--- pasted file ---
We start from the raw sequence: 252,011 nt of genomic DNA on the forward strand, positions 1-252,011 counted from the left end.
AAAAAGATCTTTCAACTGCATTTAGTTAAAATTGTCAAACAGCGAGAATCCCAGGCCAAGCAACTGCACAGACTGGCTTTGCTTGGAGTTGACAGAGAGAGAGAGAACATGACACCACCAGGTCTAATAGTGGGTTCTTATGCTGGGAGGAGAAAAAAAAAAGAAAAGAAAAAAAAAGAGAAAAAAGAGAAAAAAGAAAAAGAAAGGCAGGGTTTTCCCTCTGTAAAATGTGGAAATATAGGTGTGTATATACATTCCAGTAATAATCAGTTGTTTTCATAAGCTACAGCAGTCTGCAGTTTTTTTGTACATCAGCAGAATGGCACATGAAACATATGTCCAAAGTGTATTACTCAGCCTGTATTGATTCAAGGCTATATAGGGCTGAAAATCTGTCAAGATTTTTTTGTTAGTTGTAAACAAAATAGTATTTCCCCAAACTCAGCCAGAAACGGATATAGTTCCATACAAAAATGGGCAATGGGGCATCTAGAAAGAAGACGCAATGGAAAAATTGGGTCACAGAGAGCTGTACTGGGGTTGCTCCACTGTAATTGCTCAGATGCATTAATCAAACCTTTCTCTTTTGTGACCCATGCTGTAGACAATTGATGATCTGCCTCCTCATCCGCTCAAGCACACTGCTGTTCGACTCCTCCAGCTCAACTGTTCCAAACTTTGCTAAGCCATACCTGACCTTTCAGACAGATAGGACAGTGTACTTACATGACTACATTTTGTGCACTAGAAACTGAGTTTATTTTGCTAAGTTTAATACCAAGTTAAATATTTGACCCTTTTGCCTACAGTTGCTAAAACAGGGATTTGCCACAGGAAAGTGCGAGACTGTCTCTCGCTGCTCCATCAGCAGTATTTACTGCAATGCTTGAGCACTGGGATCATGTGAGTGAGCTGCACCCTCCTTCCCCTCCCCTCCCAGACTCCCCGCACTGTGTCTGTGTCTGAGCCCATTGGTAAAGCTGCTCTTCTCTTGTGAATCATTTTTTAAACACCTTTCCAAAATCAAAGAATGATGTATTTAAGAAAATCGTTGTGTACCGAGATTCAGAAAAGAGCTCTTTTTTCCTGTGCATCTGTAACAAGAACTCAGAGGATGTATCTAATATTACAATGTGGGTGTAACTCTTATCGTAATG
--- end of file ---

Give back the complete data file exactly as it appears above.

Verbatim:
We start from the raw sequence: 252,011 nt of genomic DNA on the forward strand, positions 1-252,011 counted from the left end.
AAAAAGATCTTTCAACTGCATTTAGTTAAAATTGTCAAACAGCGAGAATCCCAGGCCAAGCAACTGCACAGACTGGCTTTGCTTGGAGTTGACAGAGAGAGAGAGAACATGACACCACCAGGTCTAATAGTGGGTTCTTATGCTGGGAGGAGAAAAAAAAAAGAAAAGAAAAAAAAAGAGAAAAAAGAGAAAAAAGAAAAAGAAAGGCAGGGTTTTCCCTCTGTAAAATGTGGAAATATAGGTGTGTATATACATTCCAGTAATAATCAGTTGTTTTCATAAGCTACAGCAGTCTGCAGTTTTTTTGTACATCAGCAGAATGGCACATGAAACATATGTCCAAAGTGTATTACTCAGCCTGTATTGATTCAAGGCTATATAGGGCTGAAAATCTGTCAAGATTTTTTTGTTAGTTGTAAACAAAATAGTATTTCCCCAAACTCAGCCAGAAACGGATATAGTTCCATACAAAAATGGGCAATGGGGCATCTAGAAAGAAGACGCAATGGAAAAATTGGGTCACAGAGAGCTGTACTGGGGTTGCTCCACTGTAATTGCTCAGATGCATTAATCAAACCTTTCTCTTTTGTGACCCATGCTGTAGACAATTGATGATCTGCCTCCTCATCCGCTCAAGCACACTGCTGTTCGACTCCTCCAGCTCAACTGTTCCAAACTTTGCTAAGCCATACCTGACCTTTCAGACAGATAGGACAGTGTACTTACATGACTACATTTTGTGCACTAGAAACTGAGTTTATTTTGCTAAGTTTAATACCAAGTTAAATATTTGACCCTTTTGCCTACAGTTGCTAAAACAGGGATTTGCCACAGGAAAGTGCGAGACTGTCTCTCGCTGCTCCATCAGCAGTATTTACTGCAATGCTTGAGCACTGGGATCATGTGAGTGAGCTGCACCCTCCTTCCCCTCCCCTCCCAGACTCCCCGCACTGTGTCTGTGTCTGAGCCCATTGGTAAAGCTGCTCTTCTCTTGTGAATCATTTTTTAAACACCTTTCCAAAATCAAAGAATGATGTATTTAAGAAAATCGTTGTGTACCGAGATTCAGAAAAGAGCTCTTTTTTCCTGTGCATCTGTAACAAGAACTCAGAGGATGTATCTAATATTACAATGTGGGTGTAACTCTTATCGTAATG